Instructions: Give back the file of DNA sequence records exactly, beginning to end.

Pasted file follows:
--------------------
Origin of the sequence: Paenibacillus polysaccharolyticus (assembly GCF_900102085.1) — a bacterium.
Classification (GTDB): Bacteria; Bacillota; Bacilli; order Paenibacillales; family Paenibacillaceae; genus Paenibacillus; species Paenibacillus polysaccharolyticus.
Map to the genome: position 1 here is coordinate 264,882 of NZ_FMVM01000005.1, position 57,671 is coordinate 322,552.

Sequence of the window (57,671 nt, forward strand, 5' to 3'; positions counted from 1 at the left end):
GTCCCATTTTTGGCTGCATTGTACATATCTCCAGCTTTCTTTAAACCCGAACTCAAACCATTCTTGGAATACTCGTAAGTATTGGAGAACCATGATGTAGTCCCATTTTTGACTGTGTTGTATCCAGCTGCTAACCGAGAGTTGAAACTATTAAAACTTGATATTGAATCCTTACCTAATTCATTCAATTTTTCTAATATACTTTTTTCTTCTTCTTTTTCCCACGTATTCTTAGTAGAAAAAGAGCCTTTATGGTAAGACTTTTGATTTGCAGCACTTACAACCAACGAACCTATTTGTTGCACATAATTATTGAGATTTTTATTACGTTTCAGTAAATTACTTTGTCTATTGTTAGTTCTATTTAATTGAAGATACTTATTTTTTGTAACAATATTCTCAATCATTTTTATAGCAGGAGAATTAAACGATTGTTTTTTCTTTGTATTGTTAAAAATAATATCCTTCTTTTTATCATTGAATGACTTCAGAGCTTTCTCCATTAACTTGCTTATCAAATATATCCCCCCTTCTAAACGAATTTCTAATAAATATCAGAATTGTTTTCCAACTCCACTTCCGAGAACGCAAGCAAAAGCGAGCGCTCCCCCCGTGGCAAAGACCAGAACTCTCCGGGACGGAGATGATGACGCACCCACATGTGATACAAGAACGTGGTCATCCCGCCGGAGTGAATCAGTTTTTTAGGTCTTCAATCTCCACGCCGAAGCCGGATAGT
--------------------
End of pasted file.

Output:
Origin of the sequence: Paenibacillus polysaccharolyticus (assembly GCF_900102085.1) — a bacterium.
Classification (GTDB): Bacteria; Bacillota; Bacilli; order Paenibacillales; family Paenibacillaceae; genus Paenibacillus; species Paenibacillus polysaccharolyticus.
Map to the genome: position 1 here is coordinate 264,882 of NZ_FMVM01000005.1, position 57,671 is coordinate 322,552.

Sequence of the window (57,671 nt, forward strand, 5' to 3'; positions counted from 1 at the left end):
GTCCCATTTTTGGCTGCATTGTACATATCTCCAGCTTTCTTTAAACCCGAACTCAAACCATTCTTGGAATACTCGTAAGTATTGGAGAACCATGATGTAGTCCCATTTTTGACTGTGTTGTATCCAGCTGCTAACCGAGAGTTGAAACTATTAAAACTTGATATTGAATCCTTACCTAATTCATTCAATTTTTCTAATATACTTTTTTCTTCTTCTTTTTCCCACGTATTCTTAGTAGAAAAAGAGCCTTTATGGTAAGACTTTTGATTTGCAGCACTTACAACCAACGAACCTATTTGTTGCACATAATTATTGAGATTTTTATTACGTTTCAGTAAATTACTTTGTCTATTGTTAGTTCTATTTAATTGAAGATACTTATTTTTTGTAACAATATTCTCAATCATTTTTATAGCAGGAGAATTAAACGATTGTTTTTTCTTTGTATTGTTAAAAATAATATCCTTCTTTTTATCATTGAATGACTTCAGAGCTTTCTCCATTAACTTGCTTATCAAATATATCCCCCCTTCTAAACGAATTTCTAATAAATATCAGAATTGTTTTCCAACTCCACTTCCGAGAACGCAAGCAAAAGCGAGCGCTCCCCCCGTGGCAAAGACCAGAACTCTCCGGGACGGAGATGATGACGCACCCACATGTGATACAAGAACGTGGTCATCCCGCCGGAGTGAATCAGTTTTTTAGGTCTTCAATCTCCACGCCGAAGCCGGATAGT